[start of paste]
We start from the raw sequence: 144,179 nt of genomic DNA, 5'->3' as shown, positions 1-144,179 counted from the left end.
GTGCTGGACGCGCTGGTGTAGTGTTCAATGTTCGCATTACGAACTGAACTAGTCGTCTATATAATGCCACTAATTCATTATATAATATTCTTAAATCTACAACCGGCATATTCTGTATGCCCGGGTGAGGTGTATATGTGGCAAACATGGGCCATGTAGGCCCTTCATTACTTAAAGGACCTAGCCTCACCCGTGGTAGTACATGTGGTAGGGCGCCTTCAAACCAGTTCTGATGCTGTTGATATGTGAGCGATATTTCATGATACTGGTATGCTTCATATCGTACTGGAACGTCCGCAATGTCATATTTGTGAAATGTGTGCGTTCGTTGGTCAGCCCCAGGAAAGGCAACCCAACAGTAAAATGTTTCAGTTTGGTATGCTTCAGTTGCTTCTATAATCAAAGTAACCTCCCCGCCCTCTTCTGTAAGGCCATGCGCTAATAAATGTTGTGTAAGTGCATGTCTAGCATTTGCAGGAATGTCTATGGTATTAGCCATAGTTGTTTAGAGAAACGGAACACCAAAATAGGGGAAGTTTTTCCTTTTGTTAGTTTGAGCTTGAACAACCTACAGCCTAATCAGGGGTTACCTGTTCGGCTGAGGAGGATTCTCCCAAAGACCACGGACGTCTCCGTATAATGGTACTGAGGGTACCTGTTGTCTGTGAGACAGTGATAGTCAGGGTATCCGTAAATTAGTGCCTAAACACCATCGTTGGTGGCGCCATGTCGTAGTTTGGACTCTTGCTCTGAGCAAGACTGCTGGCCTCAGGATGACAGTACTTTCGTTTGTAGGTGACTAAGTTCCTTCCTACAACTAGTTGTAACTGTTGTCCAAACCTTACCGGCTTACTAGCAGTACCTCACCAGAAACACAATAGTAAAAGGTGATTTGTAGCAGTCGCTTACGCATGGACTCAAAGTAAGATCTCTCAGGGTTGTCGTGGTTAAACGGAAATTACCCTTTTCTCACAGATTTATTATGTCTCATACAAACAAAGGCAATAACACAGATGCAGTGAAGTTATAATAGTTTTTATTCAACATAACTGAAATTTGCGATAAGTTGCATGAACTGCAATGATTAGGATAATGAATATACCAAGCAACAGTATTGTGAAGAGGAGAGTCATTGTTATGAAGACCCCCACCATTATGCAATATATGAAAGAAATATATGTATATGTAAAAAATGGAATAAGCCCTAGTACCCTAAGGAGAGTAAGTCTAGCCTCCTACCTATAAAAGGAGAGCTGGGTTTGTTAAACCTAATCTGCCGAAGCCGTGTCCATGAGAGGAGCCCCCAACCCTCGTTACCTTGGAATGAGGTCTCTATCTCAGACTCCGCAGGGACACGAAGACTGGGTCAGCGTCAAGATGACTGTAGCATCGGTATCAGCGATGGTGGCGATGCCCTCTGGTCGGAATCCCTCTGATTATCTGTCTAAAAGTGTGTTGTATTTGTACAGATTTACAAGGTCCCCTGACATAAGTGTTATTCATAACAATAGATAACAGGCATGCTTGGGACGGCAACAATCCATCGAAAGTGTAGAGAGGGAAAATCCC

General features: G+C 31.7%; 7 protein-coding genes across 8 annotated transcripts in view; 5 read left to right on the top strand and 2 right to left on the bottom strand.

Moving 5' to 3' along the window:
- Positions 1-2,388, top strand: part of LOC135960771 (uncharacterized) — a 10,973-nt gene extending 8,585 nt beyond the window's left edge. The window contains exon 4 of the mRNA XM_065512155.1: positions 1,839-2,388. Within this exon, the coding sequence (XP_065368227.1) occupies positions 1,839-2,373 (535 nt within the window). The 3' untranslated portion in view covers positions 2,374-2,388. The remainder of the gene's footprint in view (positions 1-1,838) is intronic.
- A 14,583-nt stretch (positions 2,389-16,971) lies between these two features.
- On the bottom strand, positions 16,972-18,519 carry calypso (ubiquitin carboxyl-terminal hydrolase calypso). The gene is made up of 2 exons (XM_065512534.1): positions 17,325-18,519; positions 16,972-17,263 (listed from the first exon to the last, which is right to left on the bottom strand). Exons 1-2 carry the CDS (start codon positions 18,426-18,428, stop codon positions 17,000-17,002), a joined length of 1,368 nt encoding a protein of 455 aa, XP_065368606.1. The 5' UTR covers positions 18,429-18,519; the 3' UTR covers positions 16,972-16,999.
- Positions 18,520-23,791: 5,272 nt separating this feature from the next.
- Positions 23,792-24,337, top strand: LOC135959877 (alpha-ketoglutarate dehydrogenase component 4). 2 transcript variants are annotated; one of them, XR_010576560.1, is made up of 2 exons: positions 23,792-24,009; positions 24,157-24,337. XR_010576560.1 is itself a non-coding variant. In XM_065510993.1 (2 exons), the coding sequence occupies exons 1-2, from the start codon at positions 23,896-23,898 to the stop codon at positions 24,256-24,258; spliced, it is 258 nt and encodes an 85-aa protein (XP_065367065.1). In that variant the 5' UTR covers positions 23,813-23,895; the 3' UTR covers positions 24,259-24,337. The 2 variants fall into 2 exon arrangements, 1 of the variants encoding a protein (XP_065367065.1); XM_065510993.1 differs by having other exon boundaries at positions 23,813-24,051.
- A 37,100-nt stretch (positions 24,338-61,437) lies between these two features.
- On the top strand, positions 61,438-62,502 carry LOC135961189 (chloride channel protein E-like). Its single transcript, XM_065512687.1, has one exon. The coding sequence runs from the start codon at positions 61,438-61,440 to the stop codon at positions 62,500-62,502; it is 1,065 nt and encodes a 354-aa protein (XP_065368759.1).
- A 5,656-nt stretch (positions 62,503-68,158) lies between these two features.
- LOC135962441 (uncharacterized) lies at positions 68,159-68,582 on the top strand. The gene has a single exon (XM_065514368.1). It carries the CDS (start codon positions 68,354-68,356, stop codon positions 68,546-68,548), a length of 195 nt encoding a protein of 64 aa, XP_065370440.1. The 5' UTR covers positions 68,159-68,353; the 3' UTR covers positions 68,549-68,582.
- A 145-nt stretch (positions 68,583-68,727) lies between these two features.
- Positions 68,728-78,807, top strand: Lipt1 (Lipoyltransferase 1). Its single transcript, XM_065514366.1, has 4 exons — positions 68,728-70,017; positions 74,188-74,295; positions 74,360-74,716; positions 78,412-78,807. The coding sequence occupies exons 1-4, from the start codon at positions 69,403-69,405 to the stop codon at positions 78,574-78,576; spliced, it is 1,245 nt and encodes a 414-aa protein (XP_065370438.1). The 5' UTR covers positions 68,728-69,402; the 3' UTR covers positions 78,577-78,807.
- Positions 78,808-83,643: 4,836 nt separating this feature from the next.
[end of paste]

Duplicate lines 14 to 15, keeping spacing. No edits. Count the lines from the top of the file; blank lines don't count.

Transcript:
- A 145-nt stretch (positions 68,583-68,727) lies between these two features.
- Positions 68,728-78,807, top strand: Lipt1 (Lipoyltransferase 1). Its single transcript, XM_065514366.1, has 4 exons — positions 68,728-70,017; positions 74,188-74,295; positions 74,360-74,716; positions 78,412-78,807. The coding sequence occupies exons 1-4, from the start codon at positions 69,403-69,405 to the stop codon at positions 78,574-78,576; spliced, it is 1,245 nt and encodes a 414-aa protein (XP_065370438.1). The 5' UTR covers positions 68,728-69,402; the 3' UTR covers positions 78,577-78,807.